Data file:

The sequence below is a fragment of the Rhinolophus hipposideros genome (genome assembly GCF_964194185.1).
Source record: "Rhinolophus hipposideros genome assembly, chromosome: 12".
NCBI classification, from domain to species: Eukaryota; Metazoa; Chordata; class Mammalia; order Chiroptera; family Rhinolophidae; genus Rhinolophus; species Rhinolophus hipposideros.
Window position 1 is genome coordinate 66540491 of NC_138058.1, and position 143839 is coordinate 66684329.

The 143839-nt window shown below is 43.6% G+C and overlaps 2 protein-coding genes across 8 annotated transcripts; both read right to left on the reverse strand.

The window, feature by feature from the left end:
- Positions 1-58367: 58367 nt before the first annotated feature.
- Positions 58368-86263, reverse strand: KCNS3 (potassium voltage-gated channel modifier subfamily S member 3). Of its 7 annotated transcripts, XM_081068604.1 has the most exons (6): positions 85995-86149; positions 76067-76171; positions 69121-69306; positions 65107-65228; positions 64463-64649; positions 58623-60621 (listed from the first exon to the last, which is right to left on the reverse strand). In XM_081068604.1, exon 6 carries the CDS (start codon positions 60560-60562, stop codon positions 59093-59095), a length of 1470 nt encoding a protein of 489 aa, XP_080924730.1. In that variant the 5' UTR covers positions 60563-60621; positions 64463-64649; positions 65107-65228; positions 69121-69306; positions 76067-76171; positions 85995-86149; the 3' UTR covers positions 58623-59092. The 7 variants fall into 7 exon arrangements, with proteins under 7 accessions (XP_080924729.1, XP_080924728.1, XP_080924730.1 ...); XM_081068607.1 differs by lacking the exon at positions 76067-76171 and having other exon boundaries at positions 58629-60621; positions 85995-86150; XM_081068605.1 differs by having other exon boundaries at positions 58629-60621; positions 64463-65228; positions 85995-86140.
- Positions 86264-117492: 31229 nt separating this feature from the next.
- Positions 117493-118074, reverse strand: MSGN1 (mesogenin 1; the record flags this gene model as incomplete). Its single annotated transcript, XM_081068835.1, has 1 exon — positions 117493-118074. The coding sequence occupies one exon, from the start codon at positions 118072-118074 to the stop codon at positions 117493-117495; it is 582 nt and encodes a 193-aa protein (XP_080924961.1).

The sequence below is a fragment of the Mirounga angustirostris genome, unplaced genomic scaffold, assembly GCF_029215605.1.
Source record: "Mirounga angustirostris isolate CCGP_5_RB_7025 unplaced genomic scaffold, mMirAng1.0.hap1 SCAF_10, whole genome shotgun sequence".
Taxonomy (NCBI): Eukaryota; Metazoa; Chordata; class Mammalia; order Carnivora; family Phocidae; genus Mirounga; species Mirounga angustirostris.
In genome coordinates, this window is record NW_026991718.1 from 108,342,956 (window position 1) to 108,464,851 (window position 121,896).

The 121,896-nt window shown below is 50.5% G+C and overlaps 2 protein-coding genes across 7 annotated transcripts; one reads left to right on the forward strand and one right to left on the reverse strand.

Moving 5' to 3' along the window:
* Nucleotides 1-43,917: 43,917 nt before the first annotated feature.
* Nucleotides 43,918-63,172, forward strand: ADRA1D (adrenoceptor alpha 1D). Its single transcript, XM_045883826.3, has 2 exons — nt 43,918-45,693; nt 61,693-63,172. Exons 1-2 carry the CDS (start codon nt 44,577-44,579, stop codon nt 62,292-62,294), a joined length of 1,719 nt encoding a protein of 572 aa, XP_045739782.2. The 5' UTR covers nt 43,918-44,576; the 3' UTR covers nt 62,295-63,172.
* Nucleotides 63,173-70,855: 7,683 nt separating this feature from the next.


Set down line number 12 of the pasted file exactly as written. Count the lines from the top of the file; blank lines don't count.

Source record: "Mirounga angustirostris isolate CCGP_5_RB_7025 unplaced genomic scaffold, mMirAng1.0.hap1 SCAF_10, whole genome shotgun sequence".